Wednesday, May 30, 2018

Alexandra Petri and the English language

As is widely understood, the New
American government has hoisted
barbarian vulgarity as the de-
fault idiom of public discourse
in this interesting country, and
has raised legions of practition-
ers in the arts and other arbit-
ers of civic morality. It was on-
ly endearingly delightful, then,
as a broadcast network defrocked
a brutish virago of this movement,
to savor unalloyed pleasure while 
Alexandra Petri anatomized it all.
Fulsome euphemism met its match,
and dulness its deadliest dagger.

Tuesday, May 29, 2018


I had been in Berkeley, visiting a couple
of shops dealing in used and rare books, 
when I heard on the radio while crossing
the Bay Bridge, returning to Stanford, of
the conclusion of a rudimentary peace be-
tween Le Duc Tho and Henry Kissinger. In
no more than a few moments, I exited the
freeway at Washington Street to turn up
Montgomery, for dinner at Ernie's. You
know Ernie's, even though it is nominal-
ly not there anymore, because it is where
James Stewart and Kim Novak dined in Ver-
tigo. A gentleman might not dine in res-
taurants, but when the occasion demands
access to a superior wine list, improvi-
sation is understandable, and forgiven.

Ernie's is still there in that principle,
while paranoia and deception are still as
vigorous in the land as they were in Ver-
tigo. And no one is allowing himself a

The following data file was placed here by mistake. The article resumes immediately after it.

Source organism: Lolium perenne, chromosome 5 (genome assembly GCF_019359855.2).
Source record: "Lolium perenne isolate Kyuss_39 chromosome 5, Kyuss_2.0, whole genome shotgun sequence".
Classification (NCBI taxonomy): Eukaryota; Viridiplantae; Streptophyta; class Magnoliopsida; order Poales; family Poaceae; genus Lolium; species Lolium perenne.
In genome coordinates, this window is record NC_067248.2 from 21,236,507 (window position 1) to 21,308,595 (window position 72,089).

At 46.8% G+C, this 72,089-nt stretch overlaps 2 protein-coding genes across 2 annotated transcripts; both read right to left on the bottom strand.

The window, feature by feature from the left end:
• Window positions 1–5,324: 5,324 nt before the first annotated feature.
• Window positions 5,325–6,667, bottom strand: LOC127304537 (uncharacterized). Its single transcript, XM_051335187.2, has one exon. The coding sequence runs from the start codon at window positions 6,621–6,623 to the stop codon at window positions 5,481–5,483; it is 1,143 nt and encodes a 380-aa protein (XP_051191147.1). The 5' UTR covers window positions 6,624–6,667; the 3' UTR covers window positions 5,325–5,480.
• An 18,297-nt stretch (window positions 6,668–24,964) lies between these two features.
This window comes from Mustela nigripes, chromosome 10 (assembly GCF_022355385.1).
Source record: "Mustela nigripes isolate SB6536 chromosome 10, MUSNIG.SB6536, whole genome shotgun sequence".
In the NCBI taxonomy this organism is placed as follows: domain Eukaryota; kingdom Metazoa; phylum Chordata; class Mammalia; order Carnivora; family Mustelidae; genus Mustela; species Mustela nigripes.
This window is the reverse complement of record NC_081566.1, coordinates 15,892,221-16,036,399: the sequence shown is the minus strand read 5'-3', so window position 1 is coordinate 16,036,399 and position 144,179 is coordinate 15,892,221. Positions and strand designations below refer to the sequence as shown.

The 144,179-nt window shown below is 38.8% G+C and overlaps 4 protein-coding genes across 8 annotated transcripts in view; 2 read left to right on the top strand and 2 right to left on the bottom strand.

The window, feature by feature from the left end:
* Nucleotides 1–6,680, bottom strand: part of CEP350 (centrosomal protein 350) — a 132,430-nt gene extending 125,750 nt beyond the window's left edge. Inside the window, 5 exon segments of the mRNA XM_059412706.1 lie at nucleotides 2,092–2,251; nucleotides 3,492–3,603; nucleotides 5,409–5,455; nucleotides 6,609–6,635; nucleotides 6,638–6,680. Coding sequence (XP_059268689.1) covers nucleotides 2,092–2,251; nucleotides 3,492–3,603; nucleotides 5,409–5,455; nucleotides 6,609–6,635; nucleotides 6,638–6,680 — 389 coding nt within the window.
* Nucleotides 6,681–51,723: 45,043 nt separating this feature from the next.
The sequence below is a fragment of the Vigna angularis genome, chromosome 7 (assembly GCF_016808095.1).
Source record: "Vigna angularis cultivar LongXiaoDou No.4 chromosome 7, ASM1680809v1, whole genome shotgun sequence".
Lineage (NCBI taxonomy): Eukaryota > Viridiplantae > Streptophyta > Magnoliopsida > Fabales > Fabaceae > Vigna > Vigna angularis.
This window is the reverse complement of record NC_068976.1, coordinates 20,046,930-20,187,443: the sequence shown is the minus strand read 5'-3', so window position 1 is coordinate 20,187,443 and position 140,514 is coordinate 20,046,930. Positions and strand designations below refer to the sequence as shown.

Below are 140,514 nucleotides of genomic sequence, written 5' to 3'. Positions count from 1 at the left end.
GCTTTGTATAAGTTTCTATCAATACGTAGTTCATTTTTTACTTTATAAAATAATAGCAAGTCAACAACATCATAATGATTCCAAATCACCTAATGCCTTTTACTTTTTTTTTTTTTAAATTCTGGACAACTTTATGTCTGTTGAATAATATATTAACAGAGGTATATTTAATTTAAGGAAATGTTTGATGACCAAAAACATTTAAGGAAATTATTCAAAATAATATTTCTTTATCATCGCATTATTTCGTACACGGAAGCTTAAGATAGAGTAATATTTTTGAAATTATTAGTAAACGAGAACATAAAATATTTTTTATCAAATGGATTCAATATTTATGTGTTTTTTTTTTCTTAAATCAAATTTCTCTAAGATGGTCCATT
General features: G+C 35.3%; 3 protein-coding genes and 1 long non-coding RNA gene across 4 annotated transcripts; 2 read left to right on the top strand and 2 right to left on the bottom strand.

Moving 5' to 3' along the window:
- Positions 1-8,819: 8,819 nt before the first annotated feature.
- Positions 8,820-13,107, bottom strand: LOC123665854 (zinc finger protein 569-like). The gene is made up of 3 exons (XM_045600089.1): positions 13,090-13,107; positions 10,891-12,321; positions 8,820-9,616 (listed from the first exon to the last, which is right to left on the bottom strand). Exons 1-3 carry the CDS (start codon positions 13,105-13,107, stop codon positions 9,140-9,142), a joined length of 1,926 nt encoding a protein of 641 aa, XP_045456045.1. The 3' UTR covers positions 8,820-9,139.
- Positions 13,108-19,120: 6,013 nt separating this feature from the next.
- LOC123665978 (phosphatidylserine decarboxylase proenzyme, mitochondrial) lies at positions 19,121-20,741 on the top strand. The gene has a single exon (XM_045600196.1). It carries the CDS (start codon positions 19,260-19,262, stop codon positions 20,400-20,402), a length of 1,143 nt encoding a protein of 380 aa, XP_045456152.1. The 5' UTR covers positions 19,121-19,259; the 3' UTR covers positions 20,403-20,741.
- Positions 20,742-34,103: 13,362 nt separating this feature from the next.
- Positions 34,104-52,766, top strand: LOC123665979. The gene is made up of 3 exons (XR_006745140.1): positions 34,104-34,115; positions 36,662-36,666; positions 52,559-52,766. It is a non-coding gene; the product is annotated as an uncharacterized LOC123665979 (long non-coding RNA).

Château Ausone until the present terror
has been purged from Pennsylvania Avenue.
Still, a civil thirst sustains the dream.

If Ernie's were still ensconced in its Bar-
bary Coast brick digs in the 700 block of
Montgomery, its cellar would certainly now
boast a Californian corollary of Ch Ausone.
Their common debt to the wine grape Rabel-
ais grew in the Loire, and called his lit-
tle raspberries - Cabernet Franc - upholds
a stunning structural elegance amidst a
sea of grapes of famed intensity and bulk.
Investing in the 80's in several acres of
the choicest slope in Napa Valley, and cul-
tivating daringly at right angles to the
grade of custom, a bold single-mother im-
migrant named Delia Viader planted a vine-
yard of Cabernet Franc with Cabernet Sauv-
ignon, whose principal wine exhibits that
shining confluence of terroir and oenology
which made Ausone the wine of Cole Porter,
and which defies any mention as commonplace.

They are not always saints, despite a
famous lyric, who finally go marching
in. We think they surely must be saints,
who'd deliver us from the New American
government some day; but Saigon fell to
other sorts, and no one underestimates 
the relentlessness of a riposte deferred.
Mr Porter wrote a song I like better, for
setting things aright, Why Don't We Try
Staying Home? It would have spared this
generation a great civil war of foreign
policy, still playing out in the braying
vainglory of this most degenerate of our
Presidencies. It would have steeled us
against the lurid distractions of this
hustler demagogue, snarling at the world.
It would have cultivated the human right
of taste.


Jason Lowe for Berry Brothers & Rudd
Château Ausone

Anonymous photographer
Viader Vineyards
Howell Mountain, Napa